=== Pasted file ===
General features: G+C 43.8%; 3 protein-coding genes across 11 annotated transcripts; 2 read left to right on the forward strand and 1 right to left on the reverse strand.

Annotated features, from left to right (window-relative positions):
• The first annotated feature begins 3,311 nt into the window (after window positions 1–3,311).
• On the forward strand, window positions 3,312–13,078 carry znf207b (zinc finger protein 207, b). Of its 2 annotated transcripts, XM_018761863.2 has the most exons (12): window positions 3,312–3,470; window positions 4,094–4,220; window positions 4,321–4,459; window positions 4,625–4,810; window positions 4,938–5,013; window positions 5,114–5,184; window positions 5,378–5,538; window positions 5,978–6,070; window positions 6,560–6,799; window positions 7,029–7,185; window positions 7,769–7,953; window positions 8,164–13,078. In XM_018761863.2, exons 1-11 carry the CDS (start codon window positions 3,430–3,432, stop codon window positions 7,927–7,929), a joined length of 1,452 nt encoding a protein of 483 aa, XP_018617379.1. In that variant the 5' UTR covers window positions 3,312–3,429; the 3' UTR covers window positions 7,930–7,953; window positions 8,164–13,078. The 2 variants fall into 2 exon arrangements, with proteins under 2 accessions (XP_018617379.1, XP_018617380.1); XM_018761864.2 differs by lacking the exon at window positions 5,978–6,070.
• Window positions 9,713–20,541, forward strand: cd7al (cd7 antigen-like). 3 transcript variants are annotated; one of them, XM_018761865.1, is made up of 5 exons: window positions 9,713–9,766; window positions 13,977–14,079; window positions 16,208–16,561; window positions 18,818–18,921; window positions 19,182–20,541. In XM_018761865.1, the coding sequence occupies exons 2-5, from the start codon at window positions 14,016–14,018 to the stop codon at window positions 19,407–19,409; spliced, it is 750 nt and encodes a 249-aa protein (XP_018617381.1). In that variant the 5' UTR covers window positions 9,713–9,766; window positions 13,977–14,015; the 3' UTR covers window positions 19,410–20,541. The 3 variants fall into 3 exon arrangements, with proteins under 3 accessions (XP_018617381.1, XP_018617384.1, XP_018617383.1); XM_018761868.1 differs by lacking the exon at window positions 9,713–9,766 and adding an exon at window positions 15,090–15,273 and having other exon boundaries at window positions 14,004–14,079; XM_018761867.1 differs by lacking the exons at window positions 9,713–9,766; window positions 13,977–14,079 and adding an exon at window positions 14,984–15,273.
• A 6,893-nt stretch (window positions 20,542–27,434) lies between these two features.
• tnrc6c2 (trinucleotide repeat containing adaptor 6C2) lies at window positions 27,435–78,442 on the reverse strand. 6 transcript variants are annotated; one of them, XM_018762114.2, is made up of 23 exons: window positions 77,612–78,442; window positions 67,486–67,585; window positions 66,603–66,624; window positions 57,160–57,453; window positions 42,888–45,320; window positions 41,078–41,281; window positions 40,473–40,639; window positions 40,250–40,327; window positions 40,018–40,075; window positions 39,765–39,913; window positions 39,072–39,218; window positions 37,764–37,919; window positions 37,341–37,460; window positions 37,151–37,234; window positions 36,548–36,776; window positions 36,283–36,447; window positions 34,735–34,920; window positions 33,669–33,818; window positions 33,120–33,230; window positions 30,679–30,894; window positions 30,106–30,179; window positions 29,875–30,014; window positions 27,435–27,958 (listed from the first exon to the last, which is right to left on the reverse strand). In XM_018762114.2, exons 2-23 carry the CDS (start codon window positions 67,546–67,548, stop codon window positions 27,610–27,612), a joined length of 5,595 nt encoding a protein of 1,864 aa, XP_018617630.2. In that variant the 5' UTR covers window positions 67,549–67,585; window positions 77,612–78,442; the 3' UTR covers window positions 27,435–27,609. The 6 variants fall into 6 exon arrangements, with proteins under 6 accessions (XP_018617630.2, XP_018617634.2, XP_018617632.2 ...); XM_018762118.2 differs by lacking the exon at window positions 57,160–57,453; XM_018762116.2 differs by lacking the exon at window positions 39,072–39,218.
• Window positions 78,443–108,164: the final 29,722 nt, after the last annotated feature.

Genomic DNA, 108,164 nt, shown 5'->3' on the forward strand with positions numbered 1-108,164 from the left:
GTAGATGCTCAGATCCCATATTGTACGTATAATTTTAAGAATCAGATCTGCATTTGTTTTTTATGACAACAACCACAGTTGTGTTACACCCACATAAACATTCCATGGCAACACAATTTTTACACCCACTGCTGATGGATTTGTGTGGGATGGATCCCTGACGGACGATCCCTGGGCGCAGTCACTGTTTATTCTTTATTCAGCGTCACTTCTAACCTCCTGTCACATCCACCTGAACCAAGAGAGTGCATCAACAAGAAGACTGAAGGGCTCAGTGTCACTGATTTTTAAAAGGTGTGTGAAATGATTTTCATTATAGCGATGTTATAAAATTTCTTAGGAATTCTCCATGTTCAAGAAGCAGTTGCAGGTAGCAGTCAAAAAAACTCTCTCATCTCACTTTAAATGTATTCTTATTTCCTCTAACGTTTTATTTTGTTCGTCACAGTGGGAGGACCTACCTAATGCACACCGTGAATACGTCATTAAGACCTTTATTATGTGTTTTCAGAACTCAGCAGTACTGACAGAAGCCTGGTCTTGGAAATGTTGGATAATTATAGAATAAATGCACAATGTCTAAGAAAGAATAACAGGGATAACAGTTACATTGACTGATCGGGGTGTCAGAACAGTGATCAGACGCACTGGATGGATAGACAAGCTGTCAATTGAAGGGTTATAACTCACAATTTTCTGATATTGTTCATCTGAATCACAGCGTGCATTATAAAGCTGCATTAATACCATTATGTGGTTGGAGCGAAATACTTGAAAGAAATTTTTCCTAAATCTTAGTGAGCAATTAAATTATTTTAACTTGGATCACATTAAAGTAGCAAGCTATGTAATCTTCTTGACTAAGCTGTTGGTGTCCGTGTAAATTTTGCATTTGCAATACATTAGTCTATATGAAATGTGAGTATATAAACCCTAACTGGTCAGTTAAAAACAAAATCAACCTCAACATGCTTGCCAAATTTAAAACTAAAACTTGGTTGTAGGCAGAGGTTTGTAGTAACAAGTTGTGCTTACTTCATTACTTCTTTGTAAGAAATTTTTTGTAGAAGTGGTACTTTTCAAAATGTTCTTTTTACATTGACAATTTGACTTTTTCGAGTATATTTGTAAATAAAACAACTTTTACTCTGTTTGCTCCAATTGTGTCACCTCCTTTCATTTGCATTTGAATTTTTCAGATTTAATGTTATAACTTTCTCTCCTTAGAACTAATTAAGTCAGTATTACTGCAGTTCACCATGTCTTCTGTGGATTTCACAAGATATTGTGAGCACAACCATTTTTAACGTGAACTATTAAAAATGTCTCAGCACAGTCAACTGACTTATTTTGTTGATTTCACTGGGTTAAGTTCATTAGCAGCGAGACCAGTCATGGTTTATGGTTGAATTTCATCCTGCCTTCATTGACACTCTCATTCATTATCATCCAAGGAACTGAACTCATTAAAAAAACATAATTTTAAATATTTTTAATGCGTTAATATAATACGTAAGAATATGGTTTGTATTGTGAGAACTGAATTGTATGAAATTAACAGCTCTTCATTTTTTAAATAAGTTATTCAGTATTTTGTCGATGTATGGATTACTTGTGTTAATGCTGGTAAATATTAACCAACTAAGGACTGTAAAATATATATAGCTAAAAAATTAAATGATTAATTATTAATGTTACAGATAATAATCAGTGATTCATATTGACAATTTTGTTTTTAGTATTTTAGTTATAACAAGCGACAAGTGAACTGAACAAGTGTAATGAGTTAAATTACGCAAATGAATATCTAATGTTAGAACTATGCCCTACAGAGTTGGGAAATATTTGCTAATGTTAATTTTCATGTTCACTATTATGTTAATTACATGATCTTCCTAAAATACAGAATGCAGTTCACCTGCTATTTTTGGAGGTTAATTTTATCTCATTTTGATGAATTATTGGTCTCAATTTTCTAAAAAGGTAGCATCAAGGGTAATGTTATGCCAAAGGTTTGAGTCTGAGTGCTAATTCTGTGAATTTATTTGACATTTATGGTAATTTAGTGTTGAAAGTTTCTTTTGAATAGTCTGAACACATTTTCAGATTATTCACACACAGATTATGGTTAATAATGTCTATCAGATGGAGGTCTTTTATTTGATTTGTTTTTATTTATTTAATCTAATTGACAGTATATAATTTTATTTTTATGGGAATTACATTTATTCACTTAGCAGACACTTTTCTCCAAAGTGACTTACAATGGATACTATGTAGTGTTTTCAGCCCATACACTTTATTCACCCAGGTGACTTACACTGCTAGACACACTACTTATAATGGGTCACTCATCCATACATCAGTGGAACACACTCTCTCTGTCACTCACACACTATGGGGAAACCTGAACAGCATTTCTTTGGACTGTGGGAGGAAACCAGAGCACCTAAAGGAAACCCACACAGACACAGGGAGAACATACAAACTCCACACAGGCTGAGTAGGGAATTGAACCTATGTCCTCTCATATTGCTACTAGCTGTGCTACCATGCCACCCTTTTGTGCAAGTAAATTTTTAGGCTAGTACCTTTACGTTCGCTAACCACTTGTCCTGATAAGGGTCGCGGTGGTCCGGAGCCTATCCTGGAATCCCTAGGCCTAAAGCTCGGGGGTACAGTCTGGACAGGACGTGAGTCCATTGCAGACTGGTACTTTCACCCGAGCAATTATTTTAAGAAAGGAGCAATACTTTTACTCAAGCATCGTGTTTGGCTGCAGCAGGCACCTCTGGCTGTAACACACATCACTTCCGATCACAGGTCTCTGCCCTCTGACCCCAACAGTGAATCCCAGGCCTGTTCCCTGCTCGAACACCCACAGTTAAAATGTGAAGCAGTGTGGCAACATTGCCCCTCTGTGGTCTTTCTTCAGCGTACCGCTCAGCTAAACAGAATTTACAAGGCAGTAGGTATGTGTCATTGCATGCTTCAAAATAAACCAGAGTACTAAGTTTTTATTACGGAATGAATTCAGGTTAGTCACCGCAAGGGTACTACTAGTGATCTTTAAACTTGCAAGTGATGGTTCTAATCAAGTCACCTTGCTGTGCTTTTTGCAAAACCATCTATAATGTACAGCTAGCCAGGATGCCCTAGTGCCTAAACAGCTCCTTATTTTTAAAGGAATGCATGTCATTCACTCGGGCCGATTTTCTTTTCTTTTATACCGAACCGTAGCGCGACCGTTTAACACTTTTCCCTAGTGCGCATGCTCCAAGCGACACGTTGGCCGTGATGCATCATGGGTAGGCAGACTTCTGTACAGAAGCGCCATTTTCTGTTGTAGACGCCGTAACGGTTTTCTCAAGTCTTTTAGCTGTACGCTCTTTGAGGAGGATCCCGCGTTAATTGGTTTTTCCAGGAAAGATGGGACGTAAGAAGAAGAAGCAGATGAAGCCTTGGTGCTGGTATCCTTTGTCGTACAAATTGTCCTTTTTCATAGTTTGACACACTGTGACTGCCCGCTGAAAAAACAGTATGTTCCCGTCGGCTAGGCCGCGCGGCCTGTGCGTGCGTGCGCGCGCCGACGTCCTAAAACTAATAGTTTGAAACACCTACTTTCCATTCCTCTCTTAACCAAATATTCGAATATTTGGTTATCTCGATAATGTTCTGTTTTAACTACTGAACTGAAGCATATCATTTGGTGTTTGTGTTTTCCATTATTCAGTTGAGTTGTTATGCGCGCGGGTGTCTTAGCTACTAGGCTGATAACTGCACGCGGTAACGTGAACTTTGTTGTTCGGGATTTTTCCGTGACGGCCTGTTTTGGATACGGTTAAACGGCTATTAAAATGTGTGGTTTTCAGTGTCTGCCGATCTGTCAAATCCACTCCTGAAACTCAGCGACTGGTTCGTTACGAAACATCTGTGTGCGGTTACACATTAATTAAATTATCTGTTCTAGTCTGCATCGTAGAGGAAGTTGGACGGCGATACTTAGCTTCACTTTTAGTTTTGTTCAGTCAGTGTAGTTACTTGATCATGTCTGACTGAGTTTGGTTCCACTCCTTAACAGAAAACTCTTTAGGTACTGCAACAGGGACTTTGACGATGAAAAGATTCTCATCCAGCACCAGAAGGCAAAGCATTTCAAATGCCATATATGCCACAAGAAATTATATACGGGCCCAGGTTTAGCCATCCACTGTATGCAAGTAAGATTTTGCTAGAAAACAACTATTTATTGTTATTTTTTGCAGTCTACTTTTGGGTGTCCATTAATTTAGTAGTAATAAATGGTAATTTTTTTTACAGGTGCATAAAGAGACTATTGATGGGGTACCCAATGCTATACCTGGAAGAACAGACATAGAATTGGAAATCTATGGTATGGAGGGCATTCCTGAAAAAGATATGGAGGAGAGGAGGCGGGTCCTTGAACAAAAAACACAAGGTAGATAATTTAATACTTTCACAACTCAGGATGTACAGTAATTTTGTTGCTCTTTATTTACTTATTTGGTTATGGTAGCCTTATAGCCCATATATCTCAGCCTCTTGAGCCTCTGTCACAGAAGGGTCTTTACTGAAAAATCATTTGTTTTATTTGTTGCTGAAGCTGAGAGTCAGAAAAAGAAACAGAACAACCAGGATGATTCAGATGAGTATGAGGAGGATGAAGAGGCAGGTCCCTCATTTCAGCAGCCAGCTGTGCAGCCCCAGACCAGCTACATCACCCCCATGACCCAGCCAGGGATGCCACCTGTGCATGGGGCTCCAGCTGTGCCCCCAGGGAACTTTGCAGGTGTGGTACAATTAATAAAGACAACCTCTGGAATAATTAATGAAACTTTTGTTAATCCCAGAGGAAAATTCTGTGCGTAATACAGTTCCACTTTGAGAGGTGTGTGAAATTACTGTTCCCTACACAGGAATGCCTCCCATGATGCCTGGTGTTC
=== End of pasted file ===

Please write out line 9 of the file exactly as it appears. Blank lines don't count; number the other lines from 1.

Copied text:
Genomic DNA, 108,164 nt, shown 5'->3' on the forward strand with positions numbered 1-108,164 from the left: